Time will tell if this skirt sees a lot of wear, between the fabric (not my usual style) and the fit. Regardless, I still love it and I'm already plotting my next version. (View A, which I think will be a little more wearable for me.) I'm just trying to debate the best way to tackle the fit issue. I'm torn between fussing with the grading (maybe from an 8 at the hips to a 12 at the waist? Would that be crazy?) or maybe just omitting the twill tape at the waistline and seeing if that allows a little more stretch? Hmm... let me know if you have any suggestions!



(Also: every skirt should have pockets, don't you think? So great!)

Tuesday, June 14, 2011

Sneak Preview


Crescent skirt is almost done! I'm dying to finish hemming it and show it off, but Mr. Modiste is back in town for four days so I'm a little short on spare time!

Rather than making a size larger, I heeded K.Line's advice from my Crescent Skirt Muslin post and simply made the waistband an inch narrower, cutting an it off at the top. The skirt still sits a little bit higher than I want it to, but not uncomfortably so. I followed the pattern to the letter and so I included the twill tape in the waistband, which I probably shouldn't have done. I know that's to prevent stretching and really, I wouldn't have minded a little ease at the waist! But I think it'll be okay.

I decided to try using lace hem facing, but in a moment of stupidity I left my iron on hot and melted a bunch of little holes into the border. My inner perfectionist is screaming at me to remove it and start again, but it doesn't compromise the integrity of the hem so I think I might try to silence that voice and just leave well enough alone. What do you think? Is it worth fixing?


Full post with details in the next few days!

Thursday, June 9, 2011

Mojo Pajamas

Wow, where to begin? It's been a while, that's for sure. To make a long story short, about a month ago I was laid off from my job. Don't feel bad for me - this was a very good thing. So now I'm happily unemployed for a spell, and keeping busy by traveling and planning my wedding. However, I haven't really been crafting. I'm not sure why... and so, a few days ago I decided I needed a mojo project. Something fun and simple and hard to screw up. Pajamas!


The pattern is Butterick 6474, which I bought about seven years ago. In fact, I bought it to take a sewing class through the school board so I could learn to read patterns! (Until that time I was more of a wing-it, self-draft-it kind of girl. But then again, I mostly made hair ties and aprons and whatnot in my youth.) It's not specifically a pajama pattern, but it does the job fine.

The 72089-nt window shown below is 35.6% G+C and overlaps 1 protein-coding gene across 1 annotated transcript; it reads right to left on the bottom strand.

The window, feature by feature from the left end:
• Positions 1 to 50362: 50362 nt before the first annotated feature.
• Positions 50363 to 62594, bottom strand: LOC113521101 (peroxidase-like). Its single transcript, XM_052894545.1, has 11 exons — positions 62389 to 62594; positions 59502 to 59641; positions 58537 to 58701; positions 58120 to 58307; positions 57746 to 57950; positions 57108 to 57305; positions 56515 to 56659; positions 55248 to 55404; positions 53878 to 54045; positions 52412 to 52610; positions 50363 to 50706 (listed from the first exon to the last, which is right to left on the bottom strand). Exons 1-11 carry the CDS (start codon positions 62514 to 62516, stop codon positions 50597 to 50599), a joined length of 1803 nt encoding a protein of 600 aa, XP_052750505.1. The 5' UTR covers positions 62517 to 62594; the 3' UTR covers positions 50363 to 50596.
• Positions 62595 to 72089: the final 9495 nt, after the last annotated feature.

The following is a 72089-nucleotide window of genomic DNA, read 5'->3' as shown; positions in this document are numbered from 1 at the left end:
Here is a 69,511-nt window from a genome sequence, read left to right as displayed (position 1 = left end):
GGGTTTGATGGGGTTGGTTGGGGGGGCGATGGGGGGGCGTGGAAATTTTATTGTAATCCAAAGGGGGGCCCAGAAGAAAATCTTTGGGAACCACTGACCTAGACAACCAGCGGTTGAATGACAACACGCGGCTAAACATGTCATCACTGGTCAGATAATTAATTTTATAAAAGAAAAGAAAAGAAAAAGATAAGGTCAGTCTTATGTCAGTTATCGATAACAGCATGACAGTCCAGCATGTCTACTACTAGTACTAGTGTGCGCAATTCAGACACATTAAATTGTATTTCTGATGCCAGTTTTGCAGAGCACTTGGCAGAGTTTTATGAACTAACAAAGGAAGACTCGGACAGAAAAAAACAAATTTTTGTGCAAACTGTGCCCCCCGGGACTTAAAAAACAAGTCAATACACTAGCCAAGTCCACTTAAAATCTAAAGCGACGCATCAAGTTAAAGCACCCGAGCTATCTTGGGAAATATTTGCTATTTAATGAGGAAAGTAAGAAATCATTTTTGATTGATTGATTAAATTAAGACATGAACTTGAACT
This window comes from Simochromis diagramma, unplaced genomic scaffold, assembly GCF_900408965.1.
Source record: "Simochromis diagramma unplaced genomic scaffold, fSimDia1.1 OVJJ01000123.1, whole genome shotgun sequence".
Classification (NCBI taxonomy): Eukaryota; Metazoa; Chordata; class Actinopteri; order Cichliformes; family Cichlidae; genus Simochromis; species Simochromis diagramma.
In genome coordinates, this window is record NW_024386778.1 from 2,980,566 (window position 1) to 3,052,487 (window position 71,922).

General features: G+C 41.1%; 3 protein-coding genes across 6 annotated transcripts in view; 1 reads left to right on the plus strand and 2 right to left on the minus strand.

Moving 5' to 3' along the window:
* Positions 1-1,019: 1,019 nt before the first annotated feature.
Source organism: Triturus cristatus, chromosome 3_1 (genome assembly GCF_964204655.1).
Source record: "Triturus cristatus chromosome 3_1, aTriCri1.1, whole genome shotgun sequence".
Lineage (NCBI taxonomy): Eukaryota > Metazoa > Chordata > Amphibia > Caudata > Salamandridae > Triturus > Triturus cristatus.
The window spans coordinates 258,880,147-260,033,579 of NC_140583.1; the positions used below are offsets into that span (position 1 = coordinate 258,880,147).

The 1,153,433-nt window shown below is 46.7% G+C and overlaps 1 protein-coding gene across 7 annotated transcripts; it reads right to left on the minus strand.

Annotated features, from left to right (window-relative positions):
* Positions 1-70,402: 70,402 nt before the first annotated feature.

The only thing I'd say about it, which someone on Pattern Review also mentioned, is that the crotch curve is all out of whack. For my preference, it's too long in the front and too short in the back. (In fact, they're practically the same length.) Additionally, the rise is crazy high, which I didn't realize until after I'd already finished the waist. Oops. So, after unpicking, rather than monkeying with the depth of the curve, I simply lowered the waist further in the front than the back. (I took it down 2" in the back and 3" in the front.) Although I wish the curve was deeper, it worked out fine this way.

The fabric is some beautiful damask-y flannel I bought at Fabricland back in December. I love it.


To keep it interesting, I decided to use this project as an excuse to try out french seaming. And all I can say is: I'm in love. Such a clean finish, without having to drag out the serger? Yes, please. I think I did a bit of a sloppy job, and didn't really account for the cloth allowance... but hey, they're pajamas.


When I went to do the crotch seam, it seemed a shame to serge, so I just did a little clipping and created a faux french seam as an afterthought. Despite the strong curve it worked out fine. I love flannel, it's so forgiving.


When I make pajamas I always do a line of stitching at the fold of the hem and the waistband. I find it just looks so much cleaner this way.



The hem, however, marked the first time this year I've been annoyed by my machine's lack of a free arm. If I ever change machines in the future, I think I'd like to have this option.

Anyway, it's nice to complete a project in less than 4 hours, without a muslin, and happy with the end result. I have a whole bunch of sewing on the horizon and I'm hoping my mojo sticks around long enough (and I stay in one place long enough!) to get some things accomplished this month!

Also: flannel is a cat-magnet. At least in this house it is.